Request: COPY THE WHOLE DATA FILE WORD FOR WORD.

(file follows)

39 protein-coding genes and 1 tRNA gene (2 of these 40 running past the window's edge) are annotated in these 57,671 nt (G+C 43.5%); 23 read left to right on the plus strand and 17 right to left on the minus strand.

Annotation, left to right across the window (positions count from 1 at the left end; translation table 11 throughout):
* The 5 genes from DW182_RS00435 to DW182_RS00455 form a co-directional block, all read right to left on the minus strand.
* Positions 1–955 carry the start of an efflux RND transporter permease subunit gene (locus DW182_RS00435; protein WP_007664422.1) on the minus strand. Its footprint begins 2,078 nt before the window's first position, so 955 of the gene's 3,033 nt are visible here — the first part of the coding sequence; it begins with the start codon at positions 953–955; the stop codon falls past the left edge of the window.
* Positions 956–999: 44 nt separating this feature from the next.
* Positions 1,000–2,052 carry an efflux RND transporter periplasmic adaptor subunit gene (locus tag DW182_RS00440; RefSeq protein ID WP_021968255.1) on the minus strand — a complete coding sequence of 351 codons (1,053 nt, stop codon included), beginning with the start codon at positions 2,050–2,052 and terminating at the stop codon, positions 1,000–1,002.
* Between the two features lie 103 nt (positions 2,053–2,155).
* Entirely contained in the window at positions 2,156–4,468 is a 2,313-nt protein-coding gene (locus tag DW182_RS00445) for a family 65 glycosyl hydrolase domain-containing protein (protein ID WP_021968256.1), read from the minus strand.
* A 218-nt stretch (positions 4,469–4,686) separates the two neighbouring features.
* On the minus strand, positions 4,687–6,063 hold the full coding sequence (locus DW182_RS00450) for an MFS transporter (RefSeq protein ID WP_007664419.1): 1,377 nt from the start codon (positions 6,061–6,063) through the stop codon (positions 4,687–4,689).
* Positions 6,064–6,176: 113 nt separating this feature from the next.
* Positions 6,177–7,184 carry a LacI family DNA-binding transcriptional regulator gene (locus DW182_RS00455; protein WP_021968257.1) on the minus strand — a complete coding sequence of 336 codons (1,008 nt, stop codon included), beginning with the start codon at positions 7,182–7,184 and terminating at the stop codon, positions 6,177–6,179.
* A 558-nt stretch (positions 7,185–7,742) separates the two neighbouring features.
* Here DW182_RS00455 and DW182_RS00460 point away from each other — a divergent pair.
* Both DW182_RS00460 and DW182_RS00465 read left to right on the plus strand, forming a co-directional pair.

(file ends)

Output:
39 protein-coding genes and 1 tRNA gene (2 of these 40 running past the window's edge) are annotated in these 57,671 nt (G+C 43.5%); 23 read left to right on the plus strand and 17 right to left on the minus strand.

Annotation, left to right across the window (positions count from 1 at the left end; translation table 11 throughout):
* The 5 genes from DW182_RS00435 to DW182_RS00455 form a co-directional block, all read right to left on the minus strand.
* Positions 1–955 carry the start of an efflux RND transporter permease subunit gene (locus DW182_RS00435; protein WP_007664422.1) on the minus strand. Its footprint begins 2,078 nt before the window's first position, so 955 of the gene's 3,033 nt are visible here — the first part of the coding sequence; it begins with the start codon at positions 953–955; the stop codon falls past the left edge of the window.
* Positions 956–999: 44 nt separating this feature from the next.
* Positions 1,000–2,052 carry an efflux RND transporter periplasmic adaptor subunit gene (locus tag DW182_RS00440; RefSeq protein ID WP_021968255.1) on the minus strand — a complete coding sequence of 351 codons (1,053 nt, stop codon included), beginning with the start codon at positions 2,050–2,052 and terminating at the stop codon, positions 1,000–1,002.
* Between the two features lie 103 nt (positions 2,053–2,155).
* Entirely contained in the window at positions 2,156–4,468 is a 2,313-nt protein-coding gene (locus tag DW182_RS00445) for a family 65 glycosyl hydrolase domain-containing protein (protein ID WP_021968256.1), read from the minus strand.
* A 218-nt stretch (positions 4,469–4,686) separates the two neighbouring features.
* On the minus strand, positions 4,687–6,063 hold the full coding sequence (locus DW182_RS00450) for an MFS transporter (RefSeq protein ID WP_007664419.1): 1,377 nt from the start codon (positions 6,061–6,063) through the stop codon (positions 4,687–4,689).
* Positions 6,064–6,176: 113 nt separating this feature from the next.
* Positions 6,177–7,184 carry a LacI family DNA-binding transcriptional regulator gene (locus DW182_RS00455; protein WP_021968257.1) on the minus strand — a complete coding sequence of 336 codons (1,008 nt, stop codon included), beginning with the start codon at positions 7,182–7,184 and terminating at the stop codon, positions 6,177–6,179.
* A 558-nt stretch (positions 7,185–7,742) separates the two neighbouring features.
* Here DW182_RS00455 and DW182_RS00460 point away from each other — a divergent pair.
* Both DW182_RS00460 and DW182_RS00465 read left to right on the plus strand, forming a co-directional pair.